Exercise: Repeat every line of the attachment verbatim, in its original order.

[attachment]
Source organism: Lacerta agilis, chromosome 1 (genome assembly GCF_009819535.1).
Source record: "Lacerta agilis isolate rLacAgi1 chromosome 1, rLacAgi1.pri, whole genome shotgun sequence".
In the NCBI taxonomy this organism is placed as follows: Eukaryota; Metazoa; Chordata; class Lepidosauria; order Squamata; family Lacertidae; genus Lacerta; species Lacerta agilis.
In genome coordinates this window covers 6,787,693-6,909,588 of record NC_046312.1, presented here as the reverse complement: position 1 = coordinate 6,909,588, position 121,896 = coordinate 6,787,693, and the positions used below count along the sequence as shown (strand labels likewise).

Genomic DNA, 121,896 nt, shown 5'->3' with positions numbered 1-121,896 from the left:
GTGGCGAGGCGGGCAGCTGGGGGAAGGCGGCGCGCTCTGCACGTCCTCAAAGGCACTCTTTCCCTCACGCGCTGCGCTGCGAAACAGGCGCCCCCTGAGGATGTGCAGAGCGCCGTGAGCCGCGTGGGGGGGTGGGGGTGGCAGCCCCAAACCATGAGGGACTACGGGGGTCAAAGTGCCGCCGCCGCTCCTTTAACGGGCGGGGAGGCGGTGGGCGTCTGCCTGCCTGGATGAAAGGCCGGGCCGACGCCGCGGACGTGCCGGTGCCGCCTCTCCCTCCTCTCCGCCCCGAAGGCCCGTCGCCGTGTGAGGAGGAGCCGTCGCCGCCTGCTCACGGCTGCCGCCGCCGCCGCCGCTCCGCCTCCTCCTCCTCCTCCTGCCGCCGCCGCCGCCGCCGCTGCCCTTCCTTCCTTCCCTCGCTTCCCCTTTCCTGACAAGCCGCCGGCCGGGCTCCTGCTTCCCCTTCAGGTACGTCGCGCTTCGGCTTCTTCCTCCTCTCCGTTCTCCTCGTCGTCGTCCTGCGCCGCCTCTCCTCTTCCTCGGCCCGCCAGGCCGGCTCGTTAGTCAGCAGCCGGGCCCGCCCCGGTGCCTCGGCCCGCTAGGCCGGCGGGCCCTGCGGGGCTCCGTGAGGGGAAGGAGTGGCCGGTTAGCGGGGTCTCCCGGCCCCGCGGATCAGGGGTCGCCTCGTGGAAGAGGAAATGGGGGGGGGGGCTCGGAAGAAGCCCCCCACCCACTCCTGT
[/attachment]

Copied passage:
Source organism: Lacerta agilis, chromosome 1 (genome assembly GCF_009819535.1).
Source record: "Lacerta agilis isolate rLacAgi1 chromosome 1, rLacAgi1.pri, whole genome shotgun sequence".
In the NCBI taxonomy this organism is placed as follows: Eukaryota; Metazoa; Chordata; class Lepidosauria; order Squamata; family Lacertidae; genus Lacerta; species Lacerta agilis.
In genome coordinates this window covers 6,787,693-6,909,588 of record NC_046312.1, presented here as the reverse complement: position 1 = coordinate 6,909,588, position 121,896 = coordinate 6,787,693, and the positions used below count along the sequence as shown (strand labels likewise).

Genomic DNA, 121,896 nt, shown 5'->3' with positions numbered 1-121,896 from the left:
GTGGCGAGGCGGGCAGCTGGGGGAAGGCGGCGCGCTCTGCACGTCCTCAAAGGCACTCTTTCCCTCACGCGCTGCGCTGCGAAACAGGCGCCCCCTGAGGATGTGCAGAGCGCCGTGAGCCGCGTGGGGGGGTGGGGGTGGCAGCCCCAAACCATGAGGGACTACGGGGGTCAAAGTGCCGCCGCCGCTCCTTTAACGGGCGGGGAGGCGGTGGGCGTCTGCCTGCCTGGATGAAAGGCCGGGCCGACGCCGCGGACGTGCCGGTGCCGCCTCTCCCTCCTCTCCGCCCCGAAGGCCCGTCGCCGTGTGAGGAGGAGCCGTCGCCGCCTGCTCACGGCTGCCGCCGCCGCCGCCGCTCCGCCTCCTCCTCCTCCTCCTGCCGCCGCCGCCGCCGCCGCTGCCCTTCCTTCCTTCCCTCGCTTCCCCTTTCCTGACAAGCCGCCGGCCGGGCTCCTGCTTCCCCTTCAGGTACGTCGCGCTTCGGCTTCTTCCTCCTCTCCGTTCTCCTCGTCGTCGTCCTGCGCCGCCTCTCCTCTTCCTCGGCCCGCCAGGCCGGCTCGTTAGTCAGCAGCCGGGCCCGCCCCGGTGCCTCGGCCCGCTAGGCCGGCGGGCCCTGCGGGGCTCCGTGAGGGGAAGGAGTGGCCGGTTAGCGGGGTCTCCCGGCCCCGCGGATCAGGGGTCGCCTCGTGGAAGAGGAAATGGGGGGGGGGGCTCGGAAGAAGCCCCCCACCCACTCCTGT